*** “Shipping shares sink” says the London Telegraph. All of a sudden, investors are putting two and two together. A recession in the United States would be bad for the shipping business. Americans are the world’s champion consumers. One out of every five consumer sales on the globe is made to an American. It may begin as ore dug up in Western Australia…melted down in smelters fired by oil from the Mideast…or coal from Korea…and worked up into rolled steel in Guangzhou and assembled into a finished products in Shanghai. Which means, a lot of stuff has to move around in order to deliver the goods to New Jersey or Long Beach.

And if the American consumer decides he doesn’t really need a new gadget, there is suddenly a hole in a shipping container where formerly there had been paying freight.

China’s COSCO fell almost 10% on Tuesday. Pacific Basin a similar amount. And China Shipping Container Line was down 8%.

This sell-off followed two months of declines in the Baltic Dry Index, which registers freight rates for bulk commodities, mostly iron ore. The index has dropped a third from its high. And last Friday, it suffered its worst one-day fall since it was born in 1985.

*** In Britain, housing prices just showed their worst monthly decline in 17 years. “Returns plunge to all-time low,” says another headline in The Telegraph. The paper defines “returns” as capital values combined with rental income. Over the whole of ’07, returns went down 5.5%.

“Confidence in housing market drops to lowest level since 1992,” adds the Financial Times . The results come from real estate agents and have proved to be a reliable early indicator of trends. Agents report that many owners are rushing to sell property in order to avoid more losses.

Bill Bonner
for Markets and Money

Bill Bonner

Bill Bonner

Since founding Agora Inc. in 1979, Bill Bonner has found success and garnered camaraderie in numerous communities and industries. A man of many talents, his entrepreneurial savvy, unique writings, philanthropic undertakings, and preservationist activities have all been recognized and awarded by some of America’s most respected authorities. Along with Addison Wiggin, his friend and colleague, Bill has written two New York Times best-selling books, Financial Reckoning Day and Empire of Debt. Both works have been critically acclaimed internationally. With political journalist Lila Rajiva, he wrote his third New York Times best-selling book, Mobs, Messiahs and Markets, which offers concrete advice on how to avoid the public spectacle of modern finance. Since 1999, Bill has been a daily contributor and the driving force behind Markets and Money.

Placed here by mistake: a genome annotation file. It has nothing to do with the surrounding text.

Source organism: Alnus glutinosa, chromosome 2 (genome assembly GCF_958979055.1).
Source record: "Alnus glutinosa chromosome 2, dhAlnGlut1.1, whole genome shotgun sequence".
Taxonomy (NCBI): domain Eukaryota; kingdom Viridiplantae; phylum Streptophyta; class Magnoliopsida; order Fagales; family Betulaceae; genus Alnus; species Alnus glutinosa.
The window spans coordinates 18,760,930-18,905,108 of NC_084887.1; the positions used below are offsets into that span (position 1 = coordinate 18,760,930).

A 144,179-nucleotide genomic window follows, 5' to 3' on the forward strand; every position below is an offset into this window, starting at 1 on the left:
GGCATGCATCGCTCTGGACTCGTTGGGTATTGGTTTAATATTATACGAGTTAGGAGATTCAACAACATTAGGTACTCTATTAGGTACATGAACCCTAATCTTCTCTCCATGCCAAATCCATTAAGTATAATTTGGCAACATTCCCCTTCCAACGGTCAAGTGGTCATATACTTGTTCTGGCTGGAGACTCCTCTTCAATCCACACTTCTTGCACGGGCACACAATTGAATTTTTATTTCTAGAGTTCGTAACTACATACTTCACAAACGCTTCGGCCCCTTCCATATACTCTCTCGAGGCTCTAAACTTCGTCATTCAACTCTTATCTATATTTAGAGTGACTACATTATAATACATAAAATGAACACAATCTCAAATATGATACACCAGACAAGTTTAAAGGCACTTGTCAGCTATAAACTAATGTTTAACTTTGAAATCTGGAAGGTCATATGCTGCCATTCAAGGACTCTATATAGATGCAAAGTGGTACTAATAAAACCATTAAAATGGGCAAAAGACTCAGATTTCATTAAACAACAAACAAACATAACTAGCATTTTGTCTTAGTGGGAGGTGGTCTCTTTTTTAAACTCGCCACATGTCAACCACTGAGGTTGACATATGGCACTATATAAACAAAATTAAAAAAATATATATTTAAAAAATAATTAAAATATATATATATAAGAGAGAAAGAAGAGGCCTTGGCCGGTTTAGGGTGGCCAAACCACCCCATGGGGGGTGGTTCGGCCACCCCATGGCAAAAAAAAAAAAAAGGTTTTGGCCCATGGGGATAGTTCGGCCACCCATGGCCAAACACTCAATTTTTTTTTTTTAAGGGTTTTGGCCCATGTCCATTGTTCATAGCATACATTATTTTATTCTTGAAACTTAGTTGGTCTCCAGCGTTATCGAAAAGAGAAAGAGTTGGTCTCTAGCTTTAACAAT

Bill Bonner

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5 Comments on "The Battle Rages!"

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It may sound silly but have you thought about the possibility of a great famine, Bill? Like the 7 great years then followed by 7 famine years in Egypt described in Gensis? People exchange their gold for food, then their land, and at last sold themselves as slaves. Gold is not food. Most of the times it is just sitting around Given the climate change and competition from biofuel production, famine could be a possibility when our land is overused year after year. In this rare scenario, it there any point to accumulate gold? I would value your opinions on… Read more »
Jackie, I can agree with you to an extent. Marc Faber has been advising the purchase of commodities: sugar, wheat and soybean futures, etc. And he has said that rural acreages, country property, is going to have real value in future. The battle in the years to come will perhaps be between the urban landless and the rural, samll town or suburban landowner? In any case, food prices will shoot up. But these things play out over time periods far longer than we initially believe: it might take another lifetime for what you envisage to come about. I suspect the… Read more »
Hi everyone, my Dad remembers when he was in the war in Greece when he was a kid. (My Dad was born in 1935) I just thought I’d share the story with youse all. My Dad and his family lived on a farm that grew fruit and vegies, so they always had plenty of food. My Dad said that he remembers hoardes of people from the city in Athens and flocking to the farms in the villages to try to get some food to eat. My Dad said that people from the city used to come to their house on… Read more »
I don’t think it would ever come to a food crisis. Energy costs are more of a concern. Farm land values will only rise to a point where it becomes more economically feasible to grow food in multi-storey greenhouses/hydroponics. These greenhouses can be located closer to populations centres/ports, reducing the cost of fuel to transport them. There will be a number of further advantages that a agricultural expert will be able to list. My belief is: rising cost of transportation fuel combined with erratic weather conditions will force food to be grown in controllable environments. This will also allow for… Read more »
“if global warming is to happen, rendering large tracts of productive agricultural barren, then it may lead to a thaw in the colder and inhospitable regions of the world (e.g. Siberia) and open them up for farming.” If the ice on Siberia really melt due to global warming, wouldn’t we be in more serious trouble? It mean the icebergs near North/South Poles would melt too, the sea level will rise leaving us with less land to inhabit and produce food. Is gold the best option in such as event? Presently, famine seems to be a result of resource mis-allocation between… Read more »